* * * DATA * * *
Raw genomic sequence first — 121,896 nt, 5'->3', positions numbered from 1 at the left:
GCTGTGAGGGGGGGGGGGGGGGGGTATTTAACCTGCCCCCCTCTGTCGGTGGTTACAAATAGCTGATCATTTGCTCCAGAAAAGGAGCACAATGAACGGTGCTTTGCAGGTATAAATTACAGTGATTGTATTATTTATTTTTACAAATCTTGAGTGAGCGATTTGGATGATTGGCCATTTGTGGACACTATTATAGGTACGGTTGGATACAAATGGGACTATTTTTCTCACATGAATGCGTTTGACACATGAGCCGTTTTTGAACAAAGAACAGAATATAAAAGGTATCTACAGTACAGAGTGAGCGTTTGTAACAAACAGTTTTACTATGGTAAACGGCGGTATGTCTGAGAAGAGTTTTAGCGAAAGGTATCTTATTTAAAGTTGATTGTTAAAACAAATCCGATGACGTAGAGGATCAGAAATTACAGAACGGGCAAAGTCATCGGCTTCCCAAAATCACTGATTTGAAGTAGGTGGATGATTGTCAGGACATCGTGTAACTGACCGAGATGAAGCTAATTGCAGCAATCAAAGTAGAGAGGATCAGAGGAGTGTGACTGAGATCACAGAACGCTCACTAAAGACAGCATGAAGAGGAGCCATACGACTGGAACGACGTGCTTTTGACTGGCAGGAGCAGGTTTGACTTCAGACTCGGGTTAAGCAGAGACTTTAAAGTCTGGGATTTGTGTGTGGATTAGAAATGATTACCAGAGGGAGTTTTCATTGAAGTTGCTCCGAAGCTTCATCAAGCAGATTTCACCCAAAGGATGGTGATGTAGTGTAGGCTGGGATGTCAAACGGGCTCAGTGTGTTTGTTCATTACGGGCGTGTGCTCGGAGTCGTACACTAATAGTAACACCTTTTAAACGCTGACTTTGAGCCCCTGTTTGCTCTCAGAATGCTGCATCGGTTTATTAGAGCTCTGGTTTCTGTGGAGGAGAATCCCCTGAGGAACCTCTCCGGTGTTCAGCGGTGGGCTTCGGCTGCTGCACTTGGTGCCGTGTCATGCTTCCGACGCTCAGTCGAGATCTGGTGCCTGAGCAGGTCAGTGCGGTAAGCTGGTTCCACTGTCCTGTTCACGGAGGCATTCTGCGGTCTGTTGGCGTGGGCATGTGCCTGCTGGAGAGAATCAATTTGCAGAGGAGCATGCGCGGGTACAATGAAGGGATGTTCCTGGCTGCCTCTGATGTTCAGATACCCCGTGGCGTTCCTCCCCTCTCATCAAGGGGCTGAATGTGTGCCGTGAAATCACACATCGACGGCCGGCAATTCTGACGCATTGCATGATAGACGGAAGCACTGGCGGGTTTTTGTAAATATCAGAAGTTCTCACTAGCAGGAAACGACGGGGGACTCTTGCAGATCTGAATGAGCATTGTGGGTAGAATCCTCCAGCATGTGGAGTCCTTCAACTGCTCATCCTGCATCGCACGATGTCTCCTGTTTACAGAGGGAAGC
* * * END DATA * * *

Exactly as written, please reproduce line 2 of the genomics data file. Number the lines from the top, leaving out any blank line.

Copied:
GCTGTGAGGGGGGGGGGGGGGGGGTATTTAACCTGCCCCCCTCTGTCGGTGGTTACAAATAGCTGATCATTTGCTCCAGAAAAGGAGCACAATGAACGGTGCTTTGCAGGTATAAATTACAGTGATTGTATTATTTATTTTTACAAATCTTGAGTGAGCGATTTGGATGATTGGCCATTTGTGGACACTATTATAGGTACGGTTGGATACAAATGGGACTATTTTTCTCACATGAATGCGTTTGACACATGAGCCGTTTTTGAACAAAGAACAGAATATAAAAGGTATCTACAGTACAGAGTGAGCGTTTGTAACAAACAGTTTTACTATGGTAAACGGCGGTATGTCTGAGAAGAGTTTTAGCGAAAGGTATCTTATTTAAAGTTGATTGTTAAAACAAATCCGATGACGTAGAGGATCAGAAATTACAGAACGGGCAAAGTCATCGGCTTCCCAAAATCACTGATTTGAAGTAGGTGGATGATTGTCAGGACATCGTGTAACTGACCGAGATGAAGCTAATTGCAGCAATCAAAGTAGAGAGGATCAGAGGAGTGTGACTGAGATCACAGAACGCTCACTAAAGACAGCATGAAGAGGAGCCATACGACTGGAACGACGTGCTTTTGACTGGCAGGAGCAGGTTTGACTTCAGACTCGGGTTAAGCAGAGACTTTAAAGTCTGGGATTTGTGTGTGGATTAGAAATGATTACCAGAGGGAGTTTTCATTGAAGTTGCTCCGAAGCTTCATCAAGCAGATTTCACCCAAAGGATGGTGATGTAGTGTAGGCTGGGATGTCAAACGGGCTCAGTGTGTTTGTTCATTACGGGCGTGTGCTCGGAGTCGTACACTAATAGTAACACCTTTTAAACGCTGACTTTGAGCCCCTGTTTGCTCTCAGAATGCTGCATCGGTTTATTAGAGCTCTGGTTTCTGTGGAGGAGAATCCCCTGAGGAACCTCTCCGGTGTTCAGCGGTGGGCTTCGGCTGCTGCACTTGGTGCCGTGTCATGCTTCCGACGCTCAGTCGAGATCTGGTGCCTGAGCAGGTCAGTGCGGTAAGCTGGTTCCACTGTCCTGTTCACGGAGGCATTCTGCGGTCTGTTGGCGTGGGCATGTGCCTGCTGGAGAGAATCAATTTGCAGAGGAGCATGCGCGGGTACAATGAAGGGATGTTCCTGGCTGCCTCTGATGTTCAGATACCCCGTGGCGTTCCTCCCCTCTCATCAAGGGGCTGAATGTGTGCCGTGAAATCACACATCGACGGCCGGCAATTCTGACGCATTGCATGATAGACGGAAGCACTGGCGGGTTTTTGTAAATATCAGAAGTTCTCACTAGCAGGAAACGACGGGGGACTCTTGCAGATCTGAATGAGCATTGTGGGTAGAATCCTCCAGCATGTGGAGTCCTTCAACTGCTCATCCTGCATCGCACGATGTCTCCTGTTTACAGAGGGAAGC